The authors consider to what extent the results of Nevanlinna theory remain valid if the derivative

${f}^{\text{'}}\left(z\right)$ occurring in many estimates, in particular in the ramification term

${N}_{1}(r,f),$ is replaced by the difference

${\u25b5}_{c}f\left(z\right)=f(z+c)-f\left(z\right)\xb7$ In particular, the authors obtain, for functions of finite order, an analogue of Nevanlinna’s second main theorem in this context. In the counting function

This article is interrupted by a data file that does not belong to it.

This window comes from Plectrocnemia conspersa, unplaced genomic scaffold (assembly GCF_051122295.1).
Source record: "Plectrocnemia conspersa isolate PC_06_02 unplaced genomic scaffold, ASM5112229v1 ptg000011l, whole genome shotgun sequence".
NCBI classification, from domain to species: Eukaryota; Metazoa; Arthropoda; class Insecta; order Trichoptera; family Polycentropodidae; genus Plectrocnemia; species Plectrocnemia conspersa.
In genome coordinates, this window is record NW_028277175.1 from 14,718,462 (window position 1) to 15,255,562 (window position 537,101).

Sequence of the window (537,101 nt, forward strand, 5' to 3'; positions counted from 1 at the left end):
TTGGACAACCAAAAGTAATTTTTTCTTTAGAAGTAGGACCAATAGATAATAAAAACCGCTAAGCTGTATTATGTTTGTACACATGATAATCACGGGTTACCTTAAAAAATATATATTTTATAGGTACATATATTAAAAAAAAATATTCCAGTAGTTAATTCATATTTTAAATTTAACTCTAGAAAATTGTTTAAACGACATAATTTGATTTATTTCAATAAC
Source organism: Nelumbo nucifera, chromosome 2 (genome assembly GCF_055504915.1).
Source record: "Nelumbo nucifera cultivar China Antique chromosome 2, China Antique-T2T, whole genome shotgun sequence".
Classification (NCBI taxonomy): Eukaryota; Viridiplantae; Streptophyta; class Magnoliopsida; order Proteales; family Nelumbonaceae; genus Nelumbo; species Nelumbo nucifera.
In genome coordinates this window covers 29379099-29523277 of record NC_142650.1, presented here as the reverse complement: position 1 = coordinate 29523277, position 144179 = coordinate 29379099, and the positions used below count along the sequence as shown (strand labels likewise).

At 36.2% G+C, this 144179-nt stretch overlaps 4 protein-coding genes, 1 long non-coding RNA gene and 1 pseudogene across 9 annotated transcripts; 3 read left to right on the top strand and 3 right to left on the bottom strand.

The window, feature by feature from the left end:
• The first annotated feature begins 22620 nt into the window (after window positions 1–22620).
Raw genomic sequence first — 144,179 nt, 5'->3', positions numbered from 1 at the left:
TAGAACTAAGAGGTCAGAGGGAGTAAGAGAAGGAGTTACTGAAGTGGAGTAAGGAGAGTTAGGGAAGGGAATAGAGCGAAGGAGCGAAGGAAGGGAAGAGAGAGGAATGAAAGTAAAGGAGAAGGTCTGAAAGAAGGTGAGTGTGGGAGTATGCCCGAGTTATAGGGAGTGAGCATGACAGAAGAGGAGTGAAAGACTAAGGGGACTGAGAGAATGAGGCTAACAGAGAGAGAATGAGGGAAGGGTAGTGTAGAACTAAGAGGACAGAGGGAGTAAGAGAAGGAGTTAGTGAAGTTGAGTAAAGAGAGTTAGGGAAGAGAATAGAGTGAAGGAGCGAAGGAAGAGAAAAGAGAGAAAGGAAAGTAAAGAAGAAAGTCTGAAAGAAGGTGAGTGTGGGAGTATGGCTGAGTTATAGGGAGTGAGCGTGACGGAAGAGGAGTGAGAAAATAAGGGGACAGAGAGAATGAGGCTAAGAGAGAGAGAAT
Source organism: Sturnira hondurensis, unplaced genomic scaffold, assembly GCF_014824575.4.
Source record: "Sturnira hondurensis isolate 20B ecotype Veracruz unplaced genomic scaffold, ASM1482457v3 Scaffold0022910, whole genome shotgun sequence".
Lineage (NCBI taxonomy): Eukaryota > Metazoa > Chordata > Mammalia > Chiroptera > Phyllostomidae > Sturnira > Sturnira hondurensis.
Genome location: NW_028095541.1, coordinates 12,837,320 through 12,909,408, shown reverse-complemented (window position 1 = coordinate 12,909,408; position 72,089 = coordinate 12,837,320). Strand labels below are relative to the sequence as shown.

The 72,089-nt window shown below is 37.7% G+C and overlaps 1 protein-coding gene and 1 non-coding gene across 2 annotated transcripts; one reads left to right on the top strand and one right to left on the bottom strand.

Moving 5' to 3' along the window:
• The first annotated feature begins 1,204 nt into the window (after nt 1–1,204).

$N(r,1/(f-a\left)\right)$ one can ignore here those

$a$-points of

$f$ which occur in

$c$-separated pairs, that is, points

$z$ for which

$f(z+c)=f\left(z\right)=a,$ provided

${\u25b5}_{c}f\neg \equiv 0\xb7$ A corollary is a version of Picard’s theorem for functions of finite order, where three values occur only in

$c$-separated pairs. The authors also obtain a version of Nevanlinna’s famous five value theorem where points in

$c$-separated pairs are ignored. Applications of the results to difference equations are also given. The results are illustrated by a number of examples. The paper concludes with a discussion of the results and some open questions.